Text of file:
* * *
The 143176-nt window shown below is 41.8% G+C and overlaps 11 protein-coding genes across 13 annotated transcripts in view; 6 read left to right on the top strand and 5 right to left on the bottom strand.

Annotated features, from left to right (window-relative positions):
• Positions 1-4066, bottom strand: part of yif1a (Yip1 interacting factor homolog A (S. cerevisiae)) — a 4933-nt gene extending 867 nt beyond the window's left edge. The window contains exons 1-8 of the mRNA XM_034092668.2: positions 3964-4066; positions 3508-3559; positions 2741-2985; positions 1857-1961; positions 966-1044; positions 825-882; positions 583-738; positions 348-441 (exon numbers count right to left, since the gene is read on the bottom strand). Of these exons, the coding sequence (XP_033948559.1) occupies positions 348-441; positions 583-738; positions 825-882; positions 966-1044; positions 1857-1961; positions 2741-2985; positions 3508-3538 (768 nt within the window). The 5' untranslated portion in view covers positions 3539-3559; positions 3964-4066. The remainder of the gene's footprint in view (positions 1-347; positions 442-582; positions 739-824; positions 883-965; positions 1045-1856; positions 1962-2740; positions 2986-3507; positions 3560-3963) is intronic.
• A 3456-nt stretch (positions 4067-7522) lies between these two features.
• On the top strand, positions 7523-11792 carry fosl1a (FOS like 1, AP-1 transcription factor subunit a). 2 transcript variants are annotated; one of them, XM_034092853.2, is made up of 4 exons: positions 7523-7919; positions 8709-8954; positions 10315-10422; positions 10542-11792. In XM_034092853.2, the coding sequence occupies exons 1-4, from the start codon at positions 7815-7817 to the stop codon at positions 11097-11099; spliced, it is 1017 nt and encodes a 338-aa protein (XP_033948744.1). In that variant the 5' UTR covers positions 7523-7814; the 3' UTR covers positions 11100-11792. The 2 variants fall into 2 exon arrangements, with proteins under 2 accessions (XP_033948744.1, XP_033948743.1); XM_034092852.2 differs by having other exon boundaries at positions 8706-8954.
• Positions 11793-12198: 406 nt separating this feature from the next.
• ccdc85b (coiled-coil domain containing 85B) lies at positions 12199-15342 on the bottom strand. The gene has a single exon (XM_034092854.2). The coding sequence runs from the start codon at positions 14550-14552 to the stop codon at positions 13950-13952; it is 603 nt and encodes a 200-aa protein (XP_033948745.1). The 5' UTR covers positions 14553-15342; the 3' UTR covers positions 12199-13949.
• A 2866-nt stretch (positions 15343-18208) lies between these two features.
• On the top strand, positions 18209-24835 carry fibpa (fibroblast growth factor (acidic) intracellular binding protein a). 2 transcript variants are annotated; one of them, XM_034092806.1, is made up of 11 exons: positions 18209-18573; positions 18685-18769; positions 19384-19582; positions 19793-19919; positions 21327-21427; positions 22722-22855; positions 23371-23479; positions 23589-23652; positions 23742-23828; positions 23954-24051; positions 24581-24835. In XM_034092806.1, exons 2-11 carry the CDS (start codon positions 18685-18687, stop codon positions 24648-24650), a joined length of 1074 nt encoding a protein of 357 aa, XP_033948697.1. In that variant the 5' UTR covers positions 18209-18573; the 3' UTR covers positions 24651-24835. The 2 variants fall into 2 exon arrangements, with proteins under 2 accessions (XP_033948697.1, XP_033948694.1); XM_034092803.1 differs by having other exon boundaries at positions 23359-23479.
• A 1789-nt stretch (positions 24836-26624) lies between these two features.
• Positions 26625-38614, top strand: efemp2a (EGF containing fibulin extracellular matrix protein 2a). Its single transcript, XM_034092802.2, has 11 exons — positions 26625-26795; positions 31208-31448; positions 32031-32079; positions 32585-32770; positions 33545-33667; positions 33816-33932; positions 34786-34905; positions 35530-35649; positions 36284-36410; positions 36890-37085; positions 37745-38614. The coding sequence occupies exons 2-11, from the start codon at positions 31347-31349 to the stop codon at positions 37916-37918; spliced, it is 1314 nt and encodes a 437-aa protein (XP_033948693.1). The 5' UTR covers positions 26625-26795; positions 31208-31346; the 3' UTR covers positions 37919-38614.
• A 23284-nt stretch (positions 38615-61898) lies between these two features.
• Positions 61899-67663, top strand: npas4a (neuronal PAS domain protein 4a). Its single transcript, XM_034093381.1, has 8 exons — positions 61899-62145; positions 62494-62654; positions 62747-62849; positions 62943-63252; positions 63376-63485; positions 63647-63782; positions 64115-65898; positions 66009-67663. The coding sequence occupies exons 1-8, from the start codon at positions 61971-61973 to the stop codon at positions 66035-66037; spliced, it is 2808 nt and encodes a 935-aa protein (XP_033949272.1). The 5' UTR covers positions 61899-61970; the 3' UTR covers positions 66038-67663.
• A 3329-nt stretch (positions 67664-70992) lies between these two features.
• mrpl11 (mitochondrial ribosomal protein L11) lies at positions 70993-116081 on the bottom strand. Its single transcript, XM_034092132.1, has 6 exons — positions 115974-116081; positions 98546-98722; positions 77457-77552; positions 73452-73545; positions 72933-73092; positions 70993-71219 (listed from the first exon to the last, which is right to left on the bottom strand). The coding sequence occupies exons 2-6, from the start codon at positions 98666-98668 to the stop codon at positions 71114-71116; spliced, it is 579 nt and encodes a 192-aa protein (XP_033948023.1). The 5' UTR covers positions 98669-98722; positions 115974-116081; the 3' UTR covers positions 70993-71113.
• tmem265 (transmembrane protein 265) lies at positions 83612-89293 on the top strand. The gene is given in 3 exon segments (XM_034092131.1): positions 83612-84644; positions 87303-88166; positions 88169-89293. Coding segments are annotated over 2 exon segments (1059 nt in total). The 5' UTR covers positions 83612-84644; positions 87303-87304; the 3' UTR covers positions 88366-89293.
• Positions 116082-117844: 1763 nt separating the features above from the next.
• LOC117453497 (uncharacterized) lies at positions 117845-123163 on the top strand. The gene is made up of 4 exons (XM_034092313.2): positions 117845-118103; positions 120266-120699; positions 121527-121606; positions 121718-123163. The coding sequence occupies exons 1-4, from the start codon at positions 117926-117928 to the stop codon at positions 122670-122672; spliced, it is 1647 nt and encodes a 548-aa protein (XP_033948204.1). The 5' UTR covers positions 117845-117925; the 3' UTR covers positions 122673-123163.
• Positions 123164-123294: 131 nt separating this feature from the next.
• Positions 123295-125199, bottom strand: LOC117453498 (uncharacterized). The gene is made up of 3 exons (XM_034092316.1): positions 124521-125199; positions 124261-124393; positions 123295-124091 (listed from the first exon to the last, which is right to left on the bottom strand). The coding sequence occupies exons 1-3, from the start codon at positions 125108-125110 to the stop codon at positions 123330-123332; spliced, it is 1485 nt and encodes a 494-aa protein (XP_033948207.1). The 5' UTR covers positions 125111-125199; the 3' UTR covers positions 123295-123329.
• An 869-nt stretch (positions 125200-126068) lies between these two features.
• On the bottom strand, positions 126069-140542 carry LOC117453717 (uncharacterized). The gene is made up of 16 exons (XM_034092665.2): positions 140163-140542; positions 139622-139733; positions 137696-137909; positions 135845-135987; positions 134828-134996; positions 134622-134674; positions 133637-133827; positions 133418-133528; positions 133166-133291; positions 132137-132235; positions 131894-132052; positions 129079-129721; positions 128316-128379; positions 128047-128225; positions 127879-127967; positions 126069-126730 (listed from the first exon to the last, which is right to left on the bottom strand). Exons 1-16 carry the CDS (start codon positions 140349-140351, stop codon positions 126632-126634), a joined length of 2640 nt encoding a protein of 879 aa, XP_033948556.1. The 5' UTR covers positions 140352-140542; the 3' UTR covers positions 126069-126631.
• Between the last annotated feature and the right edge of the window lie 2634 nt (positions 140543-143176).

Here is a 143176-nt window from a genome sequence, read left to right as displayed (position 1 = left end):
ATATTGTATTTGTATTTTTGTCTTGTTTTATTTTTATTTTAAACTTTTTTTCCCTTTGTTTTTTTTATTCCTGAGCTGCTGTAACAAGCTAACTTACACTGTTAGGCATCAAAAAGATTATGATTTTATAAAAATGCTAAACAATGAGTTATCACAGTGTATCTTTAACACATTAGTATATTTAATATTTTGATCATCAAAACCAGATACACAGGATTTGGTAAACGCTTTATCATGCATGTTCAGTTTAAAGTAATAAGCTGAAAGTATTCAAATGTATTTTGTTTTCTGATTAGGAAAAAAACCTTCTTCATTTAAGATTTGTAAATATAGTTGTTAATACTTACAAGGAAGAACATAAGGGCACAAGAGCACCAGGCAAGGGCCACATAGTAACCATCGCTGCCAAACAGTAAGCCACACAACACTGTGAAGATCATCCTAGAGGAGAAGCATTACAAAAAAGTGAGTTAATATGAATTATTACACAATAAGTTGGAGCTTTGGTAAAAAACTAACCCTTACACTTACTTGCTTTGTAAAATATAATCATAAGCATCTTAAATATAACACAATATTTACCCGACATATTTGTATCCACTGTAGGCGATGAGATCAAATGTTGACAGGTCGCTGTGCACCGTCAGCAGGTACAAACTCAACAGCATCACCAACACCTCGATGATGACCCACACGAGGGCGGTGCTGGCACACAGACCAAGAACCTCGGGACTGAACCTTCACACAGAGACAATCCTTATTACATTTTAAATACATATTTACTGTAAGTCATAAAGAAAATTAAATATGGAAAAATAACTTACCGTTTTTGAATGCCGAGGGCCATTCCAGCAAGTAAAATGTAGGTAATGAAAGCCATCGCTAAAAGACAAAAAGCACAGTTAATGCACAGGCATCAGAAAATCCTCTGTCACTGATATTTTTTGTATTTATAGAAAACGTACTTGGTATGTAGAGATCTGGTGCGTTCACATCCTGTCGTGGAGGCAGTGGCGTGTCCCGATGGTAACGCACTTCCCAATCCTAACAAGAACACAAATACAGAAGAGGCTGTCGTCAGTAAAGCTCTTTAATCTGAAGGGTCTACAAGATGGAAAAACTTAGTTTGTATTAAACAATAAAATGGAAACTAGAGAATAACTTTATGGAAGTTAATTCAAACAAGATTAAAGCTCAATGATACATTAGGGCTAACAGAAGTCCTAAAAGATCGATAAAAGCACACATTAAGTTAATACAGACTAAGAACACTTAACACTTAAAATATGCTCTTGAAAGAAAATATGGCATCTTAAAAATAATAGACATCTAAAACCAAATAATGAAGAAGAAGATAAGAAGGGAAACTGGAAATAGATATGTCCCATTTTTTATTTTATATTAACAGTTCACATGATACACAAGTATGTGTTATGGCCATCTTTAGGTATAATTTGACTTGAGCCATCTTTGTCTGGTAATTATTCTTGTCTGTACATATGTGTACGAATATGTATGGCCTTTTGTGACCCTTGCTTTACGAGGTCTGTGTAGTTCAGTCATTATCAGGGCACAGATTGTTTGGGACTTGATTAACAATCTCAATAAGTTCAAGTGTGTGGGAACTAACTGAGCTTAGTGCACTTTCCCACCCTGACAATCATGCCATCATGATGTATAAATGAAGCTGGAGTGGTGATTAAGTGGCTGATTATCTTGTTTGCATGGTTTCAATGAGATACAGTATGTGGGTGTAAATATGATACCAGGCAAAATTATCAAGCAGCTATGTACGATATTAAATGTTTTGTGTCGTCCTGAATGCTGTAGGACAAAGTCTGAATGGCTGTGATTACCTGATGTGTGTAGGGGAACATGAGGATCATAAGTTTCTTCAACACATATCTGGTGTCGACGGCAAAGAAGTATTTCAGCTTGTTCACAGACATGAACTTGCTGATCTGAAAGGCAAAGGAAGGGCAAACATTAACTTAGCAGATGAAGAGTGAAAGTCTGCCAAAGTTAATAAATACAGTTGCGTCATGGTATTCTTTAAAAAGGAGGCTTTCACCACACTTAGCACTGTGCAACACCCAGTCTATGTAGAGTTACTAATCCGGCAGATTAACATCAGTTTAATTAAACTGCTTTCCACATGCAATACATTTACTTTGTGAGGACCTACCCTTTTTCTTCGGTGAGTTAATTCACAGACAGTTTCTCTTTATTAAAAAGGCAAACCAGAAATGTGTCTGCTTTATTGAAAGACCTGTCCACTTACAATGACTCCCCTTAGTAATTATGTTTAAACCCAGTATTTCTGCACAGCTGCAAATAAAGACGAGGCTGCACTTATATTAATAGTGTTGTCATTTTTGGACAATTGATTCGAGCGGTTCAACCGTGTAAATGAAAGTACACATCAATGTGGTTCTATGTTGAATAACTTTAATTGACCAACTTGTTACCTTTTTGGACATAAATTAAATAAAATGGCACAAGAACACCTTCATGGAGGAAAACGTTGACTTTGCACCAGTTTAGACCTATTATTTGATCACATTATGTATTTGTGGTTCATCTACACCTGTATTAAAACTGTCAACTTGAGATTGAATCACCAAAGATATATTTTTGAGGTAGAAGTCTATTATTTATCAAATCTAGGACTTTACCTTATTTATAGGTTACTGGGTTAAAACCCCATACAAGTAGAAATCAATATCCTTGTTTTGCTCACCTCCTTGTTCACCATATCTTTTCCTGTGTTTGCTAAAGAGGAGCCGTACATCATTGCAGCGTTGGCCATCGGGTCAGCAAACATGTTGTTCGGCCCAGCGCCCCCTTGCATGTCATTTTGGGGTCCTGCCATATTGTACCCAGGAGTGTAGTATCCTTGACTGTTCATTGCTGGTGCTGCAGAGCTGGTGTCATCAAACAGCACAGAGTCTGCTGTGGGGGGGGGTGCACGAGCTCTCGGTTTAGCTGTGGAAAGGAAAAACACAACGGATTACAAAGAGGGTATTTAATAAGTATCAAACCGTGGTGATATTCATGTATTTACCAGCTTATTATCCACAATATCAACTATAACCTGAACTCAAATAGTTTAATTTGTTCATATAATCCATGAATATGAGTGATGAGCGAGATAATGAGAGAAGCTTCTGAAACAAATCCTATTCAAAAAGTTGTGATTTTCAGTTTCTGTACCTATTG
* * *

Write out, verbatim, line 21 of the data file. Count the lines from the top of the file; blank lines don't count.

• An 869-nt stretch (positions 125200-126068) lies between these two features.